Now, I’m no COVID expert – I’m not sure anyone, literally anyone, is – but it all seemed to be getting a lot rosier in early December. A couple of vaccines were headed our way and everyone seemed to be in higher spirits. But now with the understanding of a new strain’s outbreak in the South East, and the even newer South African strain, then we seem to be in an even darker place than before.

Many football fans got their moments in the stadiums, but now they’ve largely been dragged back away again. Frustrating.

Tier 4 is seemingly on the horizon for most of the country after London lead the way into the tighter restrictions.

So, What Does This Mean For Football?

Firstly, don’t expect fans back in the grounds any time soon. The government have made it excruciatingly clear that they don’t care about keeping the mental-health-saving sport accessible to fans, despite accepting the excellent social-distancing methods that have been used across the nation’s stadiums. If Tier 4 spreads or even, as rumoured, a national lockdown returns, then fans will have no chance of returning in the immediate-to-medium term future.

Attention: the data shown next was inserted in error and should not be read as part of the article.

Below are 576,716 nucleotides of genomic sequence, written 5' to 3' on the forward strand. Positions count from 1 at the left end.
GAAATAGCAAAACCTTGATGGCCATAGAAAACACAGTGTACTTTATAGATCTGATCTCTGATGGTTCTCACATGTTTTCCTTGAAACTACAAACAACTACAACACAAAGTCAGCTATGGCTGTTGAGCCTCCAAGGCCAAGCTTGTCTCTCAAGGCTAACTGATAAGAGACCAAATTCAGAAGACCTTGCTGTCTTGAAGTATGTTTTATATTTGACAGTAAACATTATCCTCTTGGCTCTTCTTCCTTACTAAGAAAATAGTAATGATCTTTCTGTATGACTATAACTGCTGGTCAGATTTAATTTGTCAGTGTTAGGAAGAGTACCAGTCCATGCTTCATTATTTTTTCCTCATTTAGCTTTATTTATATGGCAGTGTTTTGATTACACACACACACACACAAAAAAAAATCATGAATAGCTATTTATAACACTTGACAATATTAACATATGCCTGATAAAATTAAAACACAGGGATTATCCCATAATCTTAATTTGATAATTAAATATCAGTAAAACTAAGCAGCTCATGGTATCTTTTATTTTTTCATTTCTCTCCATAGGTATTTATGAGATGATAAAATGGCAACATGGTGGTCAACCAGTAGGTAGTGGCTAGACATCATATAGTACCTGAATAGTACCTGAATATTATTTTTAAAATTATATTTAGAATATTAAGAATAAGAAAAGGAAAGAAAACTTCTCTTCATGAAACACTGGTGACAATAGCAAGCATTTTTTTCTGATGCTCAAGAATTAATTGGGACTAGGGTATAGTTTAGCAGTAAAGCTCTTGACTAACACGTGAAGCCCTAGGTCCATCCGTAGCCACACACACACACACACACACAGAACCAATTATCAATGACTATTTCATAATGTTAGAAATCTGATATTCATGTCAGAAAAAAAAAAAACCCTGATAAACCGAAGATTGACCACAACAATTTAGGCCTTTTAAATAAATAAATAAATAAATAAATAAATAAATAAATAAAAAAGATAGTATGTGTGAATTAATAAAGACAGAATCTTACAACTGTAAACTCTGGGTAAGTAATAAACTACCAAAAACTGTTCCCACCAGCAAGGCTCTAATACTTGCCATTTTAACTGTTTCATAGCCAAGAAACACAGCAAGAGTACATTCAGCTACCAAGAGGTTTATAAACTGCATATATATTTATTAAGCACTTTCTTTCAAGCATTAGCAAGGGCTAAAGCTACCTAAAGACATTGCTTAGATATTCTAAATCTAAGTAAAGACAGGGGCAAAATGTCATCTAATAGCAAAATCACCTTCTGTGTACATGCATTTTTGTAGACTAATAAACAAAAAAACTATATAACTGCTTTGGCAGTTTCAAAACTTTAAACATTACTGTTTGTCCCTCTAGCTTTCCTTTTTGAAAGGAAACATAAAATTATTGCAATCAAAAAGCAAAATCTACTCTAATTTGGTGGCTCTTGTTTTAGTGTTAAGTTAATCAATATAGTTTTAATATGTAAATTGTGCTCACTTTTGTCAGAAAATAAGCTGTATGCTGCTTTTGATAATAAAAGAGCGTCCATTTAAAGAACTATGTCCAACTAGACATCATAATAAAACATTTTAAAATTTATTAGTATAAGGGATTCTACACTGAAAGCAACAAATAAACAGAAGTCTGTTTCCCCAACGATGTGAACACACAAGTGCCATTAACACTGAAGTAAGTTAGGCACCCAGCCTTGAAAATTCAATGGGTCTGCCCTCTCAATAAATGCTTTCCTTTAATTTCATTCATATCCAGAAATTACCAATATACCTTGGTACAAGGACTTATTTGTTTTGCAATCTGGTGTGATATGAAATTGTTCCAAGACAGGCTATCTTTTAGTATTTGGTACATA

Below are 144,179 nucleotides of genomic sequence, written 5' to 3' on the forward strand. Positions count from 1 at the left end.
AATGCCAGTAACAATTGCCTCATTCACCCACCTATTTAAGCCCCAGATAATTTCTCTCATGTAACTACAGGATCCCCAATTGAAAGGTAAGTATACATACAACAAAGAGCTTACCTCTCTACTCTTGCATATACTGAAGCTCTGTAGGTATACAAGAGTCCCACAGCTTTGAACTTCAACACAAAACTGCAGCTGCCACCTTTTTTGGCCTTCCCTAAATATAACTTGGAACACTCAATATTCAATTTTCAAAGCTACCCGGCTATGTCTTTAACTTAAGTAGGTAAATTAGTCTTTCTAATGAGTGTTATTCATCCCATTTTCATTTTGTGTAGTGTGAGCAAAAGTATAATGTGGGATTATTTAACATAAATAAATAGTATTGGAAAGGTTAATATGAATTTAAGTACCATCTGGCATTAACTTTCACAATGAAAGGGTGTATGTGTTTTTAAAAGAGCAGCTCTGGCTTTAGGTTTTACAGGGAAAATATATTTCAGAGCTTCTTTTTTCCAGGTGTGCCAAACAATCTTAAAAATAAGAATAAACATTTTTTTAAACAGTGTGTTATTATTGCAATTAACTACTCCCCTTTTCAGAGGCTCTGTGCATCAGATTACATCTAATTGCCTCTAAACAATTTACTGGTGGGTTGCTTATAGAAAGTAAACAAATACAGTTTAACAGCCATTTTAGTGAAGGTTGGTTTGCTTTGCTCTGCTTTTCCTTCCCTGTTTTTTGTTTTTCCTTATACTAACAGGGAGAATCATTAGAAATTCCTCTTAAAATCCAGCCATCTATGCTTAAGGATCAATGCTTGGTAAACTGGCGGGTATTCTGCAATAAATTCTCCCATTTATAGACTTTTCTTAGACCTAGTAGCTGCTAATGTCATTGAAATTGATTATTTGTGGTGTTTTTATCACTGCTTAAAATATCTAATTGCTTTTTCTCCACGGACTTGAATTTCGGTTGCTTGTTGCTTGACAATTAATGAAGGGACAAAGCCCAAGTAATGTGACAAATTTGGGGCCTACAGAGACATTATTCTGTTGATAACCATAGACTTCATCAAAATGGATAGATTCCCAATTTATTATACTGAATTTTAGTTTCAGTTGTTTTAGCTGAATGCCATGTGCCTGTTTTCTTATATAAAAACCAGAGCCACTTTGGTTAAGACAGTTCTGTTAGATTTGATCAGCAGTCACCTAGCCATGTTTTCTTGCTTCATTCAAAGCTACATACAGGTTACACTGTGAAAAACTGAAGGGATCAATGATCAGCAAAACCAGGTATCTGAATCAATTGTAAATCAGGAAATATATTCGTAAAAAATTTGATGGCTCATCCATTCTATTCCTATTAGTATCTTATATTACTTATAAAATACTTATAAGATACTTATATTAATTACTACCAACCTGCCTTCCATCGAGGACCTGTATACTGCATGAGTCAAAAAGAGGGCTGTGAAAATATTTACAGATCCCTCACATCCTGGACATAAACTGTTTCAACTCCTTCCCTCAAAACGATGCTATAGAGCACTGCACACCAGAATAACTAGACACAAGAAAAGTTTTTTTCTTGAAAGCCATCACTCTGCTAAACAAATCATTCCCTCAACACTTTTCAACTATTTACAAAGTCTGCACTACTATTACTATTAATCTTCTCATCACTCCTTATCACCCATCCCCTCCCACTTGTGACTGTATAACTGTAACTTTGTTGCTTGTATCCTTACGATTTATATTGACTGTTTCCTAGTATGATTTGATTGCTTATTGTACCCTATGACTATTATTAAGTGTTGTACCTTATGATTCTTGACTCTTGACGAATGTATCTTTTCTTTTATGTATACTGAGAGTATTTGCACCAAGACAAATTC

Secondly, expect more postponements. Footballers are humans at the end of the day. They can catch COVID as easily as everyone else. As the COVID numbers across the country increase, then it’ll be reflected in football too. Rochdale have their next two league games postponed, and Manchester City joined the ever-growing list when their ties against Everton, Chelsea and Manchester United were also postponed.

Thirdly, there is a rumour circulating around the football sphere – I don’t know how much truth is in it though. A circuit breaker is rumoured to be happening in English football that’ll last three weeks. I’m not entirely sure what good that will actually do though? Just get it out of the clubs systems?.

Lastly, don’t be massively surprised if this season is curtailed or finished up on PPG. A curtailment is more likely. If they end it in the coming weeks on PPG it would be ludicrous with still so much to play.